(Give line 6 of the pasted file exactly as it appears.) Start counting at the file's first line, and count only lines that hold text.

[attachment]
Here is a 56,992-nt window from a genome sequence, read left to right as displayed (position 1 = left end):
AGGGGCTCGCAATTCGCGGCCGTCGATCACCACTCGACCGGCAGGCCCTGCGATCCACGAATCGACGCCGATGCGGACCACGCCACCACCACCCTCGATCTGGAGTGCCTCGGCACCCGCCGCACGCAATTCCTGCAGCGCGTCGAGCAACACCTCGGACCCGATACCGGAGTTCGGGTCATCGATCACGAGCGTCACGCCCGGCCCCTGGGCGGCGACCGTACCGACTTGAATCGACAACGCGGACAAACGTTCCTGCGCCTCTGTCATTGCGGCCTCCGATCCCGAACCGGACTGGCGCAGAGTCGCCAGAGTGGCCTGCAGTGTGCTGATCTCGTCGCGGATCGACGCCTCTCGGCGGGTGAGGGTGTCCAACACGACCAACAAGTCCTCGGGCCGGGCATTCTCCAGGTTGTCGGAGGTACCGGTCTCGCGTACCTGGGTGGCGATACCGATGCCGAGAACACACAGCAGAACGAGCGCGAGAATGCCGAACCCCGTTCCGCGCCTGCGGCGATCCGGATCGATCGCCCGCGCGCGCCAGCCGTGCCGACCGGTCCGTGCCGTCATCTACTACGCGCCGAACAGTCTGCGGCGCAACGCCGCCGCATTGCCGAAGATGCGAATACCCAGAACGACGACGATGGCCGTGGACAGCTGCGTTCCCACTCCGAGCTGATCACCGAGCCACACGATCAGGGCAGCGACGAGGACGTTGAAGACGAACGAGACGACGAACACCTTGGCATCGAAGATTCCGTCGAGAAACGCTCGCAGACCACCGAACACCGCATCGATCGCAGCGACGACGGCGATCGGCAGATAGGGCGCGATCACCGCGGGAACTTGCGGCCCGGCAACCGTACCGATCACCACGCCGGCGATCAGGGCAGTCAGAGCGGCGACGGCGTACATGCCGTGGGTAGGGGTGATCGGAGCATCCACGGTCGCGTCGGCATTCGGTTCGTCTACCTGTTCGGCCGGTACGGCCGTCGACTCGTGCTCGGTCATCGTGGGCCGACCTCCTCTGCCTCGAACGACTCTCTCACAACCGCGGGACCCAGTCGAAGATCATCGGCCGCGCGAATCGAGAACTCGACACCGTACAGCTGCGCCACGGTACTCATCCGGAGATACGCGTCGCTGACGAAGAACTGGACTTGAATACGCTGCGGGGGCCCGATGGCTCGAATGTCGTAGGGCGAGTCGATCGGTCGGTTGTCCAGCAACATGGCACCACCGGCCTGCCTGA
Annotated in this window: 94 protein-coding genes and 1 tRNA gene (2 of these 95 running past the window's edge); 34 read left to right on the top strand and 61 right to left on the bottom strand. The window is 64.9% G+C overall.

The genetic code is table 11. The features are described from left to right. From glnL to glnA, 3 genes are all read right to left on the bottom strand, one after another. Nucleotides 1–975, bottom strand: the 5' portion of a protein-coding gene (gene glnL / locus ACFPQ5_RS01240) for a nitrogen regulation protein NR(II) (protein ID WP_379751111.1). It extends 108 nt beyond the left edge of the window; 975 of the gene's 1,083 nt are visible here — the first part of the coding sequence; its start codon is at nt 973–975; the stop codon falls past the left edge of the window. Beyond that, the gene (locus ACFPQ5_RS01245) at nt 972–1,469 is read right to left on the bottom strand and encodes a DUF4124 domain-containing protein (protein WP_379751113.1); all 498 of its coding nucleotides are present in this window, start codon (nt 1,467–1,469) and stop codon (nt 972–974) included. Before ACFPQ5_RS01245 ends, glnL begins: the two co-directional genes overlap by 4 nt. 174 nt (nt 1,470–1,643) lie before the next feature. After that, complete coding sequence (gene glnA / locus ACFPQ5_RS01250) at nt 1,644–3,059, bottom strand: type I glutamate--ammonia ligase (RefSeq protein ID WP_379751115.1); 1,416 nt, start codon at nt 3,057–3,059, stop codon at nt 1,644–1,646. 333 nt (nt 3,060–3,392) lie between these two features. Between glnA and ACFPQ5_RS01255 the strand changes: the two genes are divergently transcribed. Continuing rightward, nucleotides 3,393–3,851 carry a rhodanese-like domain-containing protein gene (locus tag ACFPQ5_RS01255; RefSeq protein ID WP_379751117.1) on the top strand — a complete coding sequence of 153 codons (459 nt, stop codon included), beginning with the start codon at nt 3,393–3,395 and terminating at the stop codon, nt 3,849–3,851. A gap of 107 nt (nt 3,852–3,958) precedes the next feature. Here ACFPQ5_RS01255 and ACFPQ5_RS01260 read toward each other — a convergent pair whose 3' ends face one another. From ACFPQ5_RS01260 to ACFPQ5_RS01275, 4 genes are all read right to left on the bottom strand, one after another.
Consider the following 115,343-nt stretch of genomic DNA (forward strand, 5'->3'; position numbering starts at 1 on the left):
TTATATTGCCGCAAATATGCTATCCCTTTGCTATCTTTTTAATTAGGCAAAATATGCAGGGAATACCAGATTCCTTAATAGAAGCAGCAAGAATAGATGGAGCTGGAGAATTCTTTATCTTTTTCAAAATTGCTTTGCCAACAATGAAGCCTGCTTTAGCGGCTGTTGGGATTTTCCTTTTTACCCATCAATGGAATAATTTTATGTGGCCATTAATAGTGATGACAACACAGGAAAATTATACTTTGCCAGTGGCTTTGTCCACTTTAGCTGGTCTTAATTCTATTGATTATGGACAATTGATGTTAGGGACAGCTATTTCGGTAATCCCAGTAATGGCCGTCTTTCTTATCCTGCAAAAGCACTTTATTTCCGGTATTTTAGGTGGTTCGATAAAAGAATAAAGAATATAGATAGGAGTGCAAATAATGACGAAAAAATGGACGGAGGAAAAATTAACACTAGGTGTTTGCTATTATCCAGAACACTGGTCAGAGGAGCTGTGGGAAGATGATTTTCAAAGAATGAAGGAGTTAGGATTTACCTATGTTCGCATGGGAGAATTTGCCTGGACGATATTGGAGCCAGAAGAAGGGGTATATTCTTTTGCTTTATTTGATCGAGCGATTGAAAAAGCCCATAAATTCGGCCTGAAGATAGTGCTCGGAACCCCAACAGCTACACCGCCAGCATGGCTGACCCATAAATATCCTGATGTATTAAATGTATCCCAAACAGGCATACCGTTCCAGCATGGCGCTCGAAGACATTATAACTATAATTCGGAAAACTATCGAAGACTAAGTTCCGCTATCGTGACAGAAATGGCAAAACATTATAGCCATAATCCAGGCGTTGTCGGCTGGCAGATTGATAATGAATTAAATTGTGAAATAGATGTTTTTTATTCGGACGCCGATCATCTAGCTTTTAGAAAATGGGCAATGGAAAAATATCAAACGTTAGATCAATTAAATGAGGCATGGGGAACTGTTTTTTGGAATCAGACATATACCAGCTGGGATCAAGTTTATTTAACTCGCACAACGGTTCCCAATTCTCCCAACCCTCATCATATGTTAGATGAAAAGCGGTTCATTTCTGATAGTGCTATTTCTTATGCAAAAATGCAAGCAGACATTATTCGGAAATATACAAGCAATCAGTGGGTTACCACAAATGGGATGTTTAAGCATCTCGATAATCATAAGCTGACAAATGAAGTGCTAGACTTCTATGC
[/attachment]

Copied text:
TTATATTGCCGCAAATATGCTATCCCTTTGCTATCTTTTTAATTAGGCAAAATATGCAGGGAATACCAGATTCCTTAATAGAAGCAGCAAGAATAGATGGAGCTGGAGAATTCTTTATCTTTTTCAAAATTGCTTTGCCAACAATGAAGCCTGCTTTAGCGGCTGTTGGGATTTTCCTTTTTACCCATCAATGGAATAATTTTATGTGGCCATTAATAGTGATGACAACACAGGAAAATTATACTTTGCCAGTGGCTTTGTCCACTTTAGCTGGTCTTAATTCTATTGATTATGGACAATTGATGTTAGGGACAGCTATTTCGGTAATCCCAGTAATGGCCGTCTTTCTTATCCTGCAAAAGCACTTTATTTCCGGTATTTTAGGTGGTTCGATAAAAGAATAAAGAATATAGATAGGAGTGCAAATAATGACGAAAAAATGGACGGAGGAAAAATTAACACTAGGTGTTTGCTATTATCCAGAACACTGGTCAGAGGAGCTGTGGGAAGATGATTTTCAAAGAATGAAGGAGTTAGGATTTACCTATGTTCGCATGGGAGAATTTGCCTGGACGATATTGGAGCCAGAAGAAGGGGTATATTCTTTTGCTTTATTTGATCGAGCGATTGAAAAAGCCCATAAATTCGGCCTGAAGATAGTGCTCGGAACCCCAACAGCTACACCGCCAGCATGGCTGACCCATAAATATCCTGATGTATTAAATGTATCCCAAACAGGCATACCGTTCCAGCATGGCGCTCGAAGACATTATAACTATAATTCGGAAAACTATCGAAGACTAAGTTCCGCTATCGTGACAGAAATGGCAAAACATTATAGCCATAATCCAGGCGTTGTCGGCTGGCAGATTGATAATGAATTAAATTGTGAAATAGATGTTTTTTATTCGGACGCCGATCATCTAGCTTTTAGAAAATGGGCAATGGAAAAATATCAAACGTTAGATCAATTAAATGAGGCATGGGGAACTGTTTTTTGGAATCAGACATATACCAGCTGGGATCAAGTTTATTTAACTCGCACAACGGTTCCCAATTCTCCCAACCCTCATCATATGTTAGATGAAAAGCGGTTCATTTCTGATAGTGCTATTTCTTATGCAAAAATGCAAGCAGACATTATTCGGAAATATACAAGCAATCAGTGGGTTACCACAAATGGGATGTTTAAGCATCTCGATAATCATAAGCTGACAAATGAAGTGCTAGACTTCTATGC